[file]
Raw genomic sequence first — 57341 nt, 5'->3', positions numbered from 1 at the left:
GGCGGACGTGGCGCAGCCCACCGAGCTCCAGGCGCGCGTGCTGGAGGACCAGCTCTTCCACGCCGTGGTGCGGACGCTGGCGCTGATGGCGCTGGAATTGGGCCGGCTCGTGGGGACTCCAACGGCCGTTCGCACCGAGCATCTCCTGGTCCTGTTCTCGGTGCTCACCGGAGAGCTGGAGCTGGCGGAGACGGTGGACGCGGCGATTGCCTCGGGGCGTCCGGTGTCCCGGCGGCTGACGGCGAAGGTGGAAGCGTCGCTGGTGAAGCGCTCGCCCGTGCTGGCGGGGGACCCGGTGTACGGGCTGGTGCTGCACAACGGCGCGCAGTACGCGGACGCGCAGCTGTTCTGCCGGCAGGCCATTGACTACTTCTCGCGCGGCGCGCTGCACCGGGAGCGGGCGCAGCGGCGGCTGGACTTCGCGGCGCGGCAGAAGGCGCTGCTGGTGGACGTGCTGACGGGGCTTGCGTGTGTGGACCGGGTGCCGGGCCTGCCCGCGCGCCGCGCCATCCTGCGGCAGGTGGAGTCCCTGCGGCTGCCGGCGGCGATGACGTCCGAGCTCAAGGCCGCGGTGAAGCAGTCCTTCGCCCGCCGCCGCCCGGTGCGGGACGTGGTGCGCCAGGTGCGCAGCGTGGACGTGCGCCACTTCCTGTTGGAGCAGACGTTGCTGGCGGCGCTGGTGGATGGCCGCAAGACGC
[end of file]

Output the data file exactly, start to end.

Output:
Raw genomic sequence first — 57341 nt, 5'->3', positions numbered from 1 at the left:
GGCGGACGTGGCGCAGCCCACCGAGCTCCAGGCGCGCGTGCTGGAGGACCAGCTCTTCCACGCCGTGGTGCGGACGCTGGCGCTGATGGCGCTGGAATTGGGCCGGCTCGTGGGGACTCCAACGGCCGTTCGCACCGAGCATCTCCTGGTCCTGTTCTCGGTGCTCACCGGAGAGCTGGAGCTGGCGGAGACGGTGGACGCGGCGATTGCCTCGGGGCGTCCGGTGTCCCGGCGGCTGACGGCGAAGGTGGAAGCGTCGCTGGTGAAGCGCTCGCCCGTGCTGGCGGGGGACCCGGTGTACGGGCTGGTGCTGCACAACGGCGCGCAGTACGCGGACGCGCAGCTGTTCTGCCGGCAGGCCATTGACTACTTCTCGCGCGGCGCGCTGCACCGGGAGCGGGCGCAGCGGCGGCTGGACTTCGCGGCGCGGCAGAAGGCGCTGCTGGTGGACGTGCTGACGGGGCTTGCGTGTGTGGACCGGGTGCCGGGCCTGCCCGCGCGCCGCGCCATCCTGCGGCAGGTGGAGTCCCTGCGGCTGCCGGCGGCGATGACGTCCGAGCTCAAGGCCGCGGTGAAGCAGTCCTTCGCCCGCCGCCGCCCGGTGCGGGACGTGGTGCGCCAGGTGCGCAGCGTGGACGTGCGCCACTTCCTGTTGGAGCAGACGTTGCTGGCGGCGCTGGTGGATGGCCGCAAGACGC